By LAMECH JOHNSON
Tribune Staff Reporter
A MAN is now facing at least 18 years behind bars after Court of Appeal judges substituted his initial murder conviction for the lesser charge of manslaughter.
Hilfrant Joseph and his lawyer Romona Farquharson-Seymour had contested a conviction and sentence for the December 6, 2002, murder of Hawkins Hill resident Christopher Butler.
On Tuesday, the appellate court accepted Ms Farquharson-Seymour’s point that the jury should have been given the option by the trial judge to consider a manslaughter verdict given the circumstances that occurred on the day in question.
Justices Anita Allen, Abdulai Conteh and Neville Adderley exercised their discretion to substitute the murder conviction to that of manslaughter and reserved a decision on sentencing.
Joseph faces between 18 to 35 years in prison because of the case of Larry Raymond Jones in which the Court of Appeal set out guidelines for sentencing for manslaughter within that range.
Joseph’s initial conviction for the stabbing death of Butler came in November 2012, nearly a decade after Butler was stabbed in the back on his way to a laundromat.
The incident happened around 7pm as Butler made his way to the laundromat on Eighth Terrace.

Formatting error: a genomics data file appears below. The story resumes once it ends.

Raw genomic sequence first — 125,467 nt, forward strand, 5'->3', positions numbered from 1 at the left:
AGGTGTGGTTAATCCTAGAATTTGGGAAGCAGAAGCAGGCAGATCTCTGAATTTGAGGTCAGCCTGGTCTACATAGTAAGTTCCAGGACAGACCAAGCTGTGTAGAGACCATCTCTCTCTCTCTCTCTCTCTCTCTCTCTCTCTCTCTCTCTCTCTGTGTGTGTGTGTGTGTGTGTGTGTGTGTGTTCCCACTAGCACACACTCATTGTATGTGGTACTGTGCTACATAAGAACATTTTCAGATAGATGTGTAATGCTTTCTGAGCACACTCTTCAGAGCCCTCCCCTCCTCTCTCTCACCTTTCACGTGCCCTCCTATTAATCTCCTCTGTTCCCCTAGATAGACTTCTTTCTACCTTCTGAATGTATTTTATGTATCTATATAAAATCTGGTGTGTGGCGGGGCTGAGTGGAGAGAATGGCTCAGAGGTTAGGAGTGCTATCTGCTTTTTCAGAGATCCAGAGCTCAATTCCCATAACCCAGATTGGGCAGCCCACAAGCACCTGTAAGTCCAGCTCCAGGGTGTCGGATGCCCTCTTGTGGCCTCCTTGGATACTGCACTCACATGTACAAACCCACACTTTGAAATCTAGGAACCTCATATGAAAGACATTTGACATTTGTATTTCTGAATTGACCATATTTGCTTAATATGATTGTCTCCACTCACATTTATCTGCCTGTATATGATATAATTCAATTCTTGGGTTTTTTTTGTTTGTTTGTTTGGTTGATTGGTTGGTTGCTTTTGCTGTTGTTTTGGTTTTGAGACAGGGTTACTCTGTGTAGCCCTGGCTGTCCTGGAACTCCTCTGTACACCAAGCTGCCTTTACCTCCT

According to the convict’s statement to police, Joseph, Butler and Butler’s girlfriend, Denise Clarke, had had an argument earlier in the day.
Butler brushed against him and Joseph asked the deceased if he had a “vibe”.
Joseph claimed that Butler replied with obscenities.
Later in the day, Joseph encountered Butler again and asked him if he had a “vibe” upon noticing a beer bottle in the man’s hand positioned in a way as if he was ready to use it.
Ms Clarke came running to the scene with a knife in her hand. Joseph said he was forced to twist the girlfriend’s arm to get the knife out of her grasp because of her swinging it.
After getting the knife and holding it, Butler tackled him at the waist.
Joseph said it all happened fast, but in that moment of being tackled, his hand holding the knife fell into Butler’s back.
Butler got off him and complained of being stabbed.
Joseph denied the murder charge throughout the trial, though he opted to remain silent, choosing to rely on the evidence produced in the trial following the close of the Crown’s case.
He was, however, convicted and sentenced to 35 years imprisonment.
Roger Thompson appeared for the Crown in Tuesday’s appeal.